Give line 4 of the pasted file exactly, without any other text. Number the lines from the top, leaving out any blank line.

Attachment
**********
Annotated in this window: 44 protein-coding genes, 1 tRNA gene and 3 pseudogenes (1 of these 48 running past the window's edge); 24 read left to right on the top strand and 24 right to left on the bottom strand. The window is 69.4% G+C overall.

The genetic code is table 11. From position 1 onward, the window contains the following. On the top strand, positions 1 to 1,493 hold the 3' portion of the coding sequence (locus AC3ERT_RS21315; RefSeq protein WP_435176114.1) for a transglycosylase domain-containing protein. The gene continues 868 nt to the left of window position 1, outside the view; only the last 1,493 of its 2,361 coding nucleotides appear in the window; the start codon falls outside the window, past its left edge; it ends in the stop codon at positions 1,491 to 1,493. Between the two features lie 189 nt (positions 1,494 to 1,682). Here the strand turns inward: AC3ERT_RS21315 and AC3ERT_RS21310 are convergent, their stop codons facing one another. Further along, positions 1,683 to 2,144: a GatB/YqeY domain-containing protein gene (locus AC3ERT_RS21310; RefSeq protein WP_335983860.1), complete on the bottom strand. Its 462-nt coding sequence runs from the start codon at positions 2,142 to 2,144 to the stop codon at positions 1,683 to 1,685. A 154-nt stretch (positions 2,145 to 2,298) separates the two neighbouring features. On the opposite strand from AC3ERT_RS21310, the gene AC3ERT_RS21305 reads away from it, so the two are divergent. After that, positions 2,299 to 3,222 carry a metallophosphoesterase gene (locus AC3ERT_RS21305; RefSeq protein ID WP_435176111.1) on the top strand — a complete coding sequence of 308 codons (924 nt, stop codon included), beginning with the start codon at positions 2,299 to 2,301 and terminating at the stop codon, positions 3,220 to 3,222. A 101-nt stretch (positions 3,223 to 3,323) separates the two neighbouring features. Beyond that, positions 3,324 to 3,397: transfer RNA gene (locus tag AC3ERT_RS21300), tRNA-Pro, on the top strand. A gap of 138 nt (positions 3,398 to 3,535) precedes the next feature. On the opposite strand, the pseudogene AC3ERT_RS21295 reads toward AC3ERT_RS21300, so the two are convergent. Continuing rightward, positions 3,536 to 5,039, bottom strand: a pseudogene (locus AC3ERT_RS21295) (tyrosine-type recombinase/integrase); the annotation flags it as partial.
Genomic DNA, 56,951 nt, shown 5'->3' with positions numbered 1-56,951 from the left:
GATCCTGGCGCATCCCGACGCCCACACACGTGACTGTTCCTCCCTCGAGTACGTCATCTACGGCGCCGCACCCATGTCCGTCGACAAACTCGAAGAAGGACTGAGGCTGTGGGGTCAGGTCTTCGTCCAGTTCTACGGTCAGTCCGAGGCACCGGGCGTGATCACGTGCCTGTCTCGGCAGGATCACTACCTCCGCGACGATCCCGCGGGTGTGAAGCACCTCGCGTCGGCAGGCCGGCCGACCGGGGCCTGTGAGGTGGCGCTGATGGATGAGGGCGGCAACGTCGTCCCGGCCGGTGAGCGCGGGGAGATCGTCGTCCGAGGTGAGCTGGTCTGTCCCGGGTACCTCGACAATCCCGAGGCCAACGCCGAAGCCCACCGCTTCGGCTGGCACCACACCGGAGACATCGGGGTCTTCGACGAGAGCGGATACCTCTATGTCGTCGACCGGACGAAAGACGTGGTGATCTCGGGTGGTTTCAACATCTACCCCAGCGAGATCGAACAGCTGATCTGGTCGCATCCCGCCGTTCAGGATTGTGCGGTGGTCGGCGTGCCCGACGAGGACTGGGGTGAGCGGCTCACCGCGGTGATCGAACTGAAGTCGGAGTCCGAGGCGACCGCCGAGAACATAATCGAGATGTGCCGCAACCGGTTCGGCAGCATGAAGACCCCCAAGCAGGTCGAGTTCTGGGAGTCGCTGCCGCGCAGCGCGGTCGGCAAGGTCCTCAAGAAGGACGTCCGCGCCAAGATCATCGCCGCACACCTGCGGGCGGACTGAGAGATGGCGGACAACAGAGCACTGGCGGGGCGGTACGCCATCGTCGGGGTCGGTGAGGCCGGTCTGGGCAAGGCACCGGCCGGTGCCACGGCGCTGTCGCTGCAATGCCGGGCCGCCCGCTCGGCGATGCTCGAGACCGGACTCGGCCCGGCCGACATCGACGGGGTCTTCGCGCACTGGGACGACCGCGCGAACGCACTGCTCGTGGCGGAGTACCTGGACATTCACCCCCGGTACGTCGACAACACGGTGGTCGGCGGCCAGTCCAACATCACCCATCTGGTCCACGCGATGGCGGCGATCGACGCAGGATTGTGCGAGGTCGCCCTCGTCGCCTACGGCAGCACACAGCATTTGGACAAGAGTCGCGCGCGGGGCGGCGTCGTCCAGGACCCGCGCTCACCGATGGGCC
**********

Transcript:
GATCCTGGCGCATCCCGACGCCCACACACGTGACTGTTCCTCCCTCGAGTACGTCATCTACGGCGCCGCACCCATGTCCGTCGACAAACTCGAAGAAGGACTGAGGCTGTGGGGTCAGGTCTTCGTCCAGTTCTACGGTCAGTCCGAGGCACCGGGCGTGATCACGTGCCTGTCTCGGCAGGATCACTACCTCCGCGACGATCCCGCGGGTGTGAAGCACCTCGCGTCGGCAGGCCGGCCGACCGGGGCCTGTGAGGTGGCGCTGATGGATGAGGGCGGCAACGTCGTCCCGGCCGGTGAGCGCGGGGAGATCGTCGTCCGAGGTGAGCTGGTCTGTCCCGGGTACCTCGACAATCCCGAGGCCAACGCCGAAGCCCACCGCTTCGGCTGGCACCACACCGGAGACATCGGGGTCTTCGACGAGAGCGGATACCTCTATGTCGTCGACCGGACGAAAGACGTGGTGATCTCGGGTGGTTTCAACATCTACCCCAGCGAGATCGAACAGCTGATCTGGTCGCATCCCGCCGTTCAGGATTGTGCGGTGGTCGGCGTGCCCGACGAGGACTGGGGTGAGCGGCTCACCGCGGTGATCGAACTGAAGTCGGAGTCCGAGGCGACCGCCGAGAACATAATCGAGATGTGCCGCAACCGGTTCGGCAGCATGAAGACCCCCAAGCAGGTCGAGTTCTGGGAGTCGCTGCCGCGCAGCGCGGTCGGCAAGGTCCTCAAGAAGGACGTCCGCGCCAAGATCATCGCCGCACACCTGCGGGCGGACTGAGAGATGGCGGACAACAGAGCACTGGCGGGGCGGTACGCCATCGTCGGGGTCGGTGAGGCCGGTCTGGGCAAGGCACCGGCCGGTGCCACGGCGCTGTCGCTGCAATGCCGGGCCGCCCGCTCGGCGATGCTCGAGACCGGACTCGGCCCGGCCGACATCGACGGGGTCTTCGCGCACTGGGACGACCGCGCGAACGCACTGCTCGTGGCGGAGTACCTGGACATTCACCCCCGGTACGTCGACAACACGGTGGTCGGCGGCCAGTCCAACATCACCCATCTGGTCCACGCGATGGCGGCGATCGACGCAGGATTGTGCGAGGTCGCCCTCGTCGCCTACGGCAGCACACAGCATTTGGACAAGAGTCGCGCGCGGGGCGGCGTCGTCCAGGACCCGCGCTCACCGATGGGCC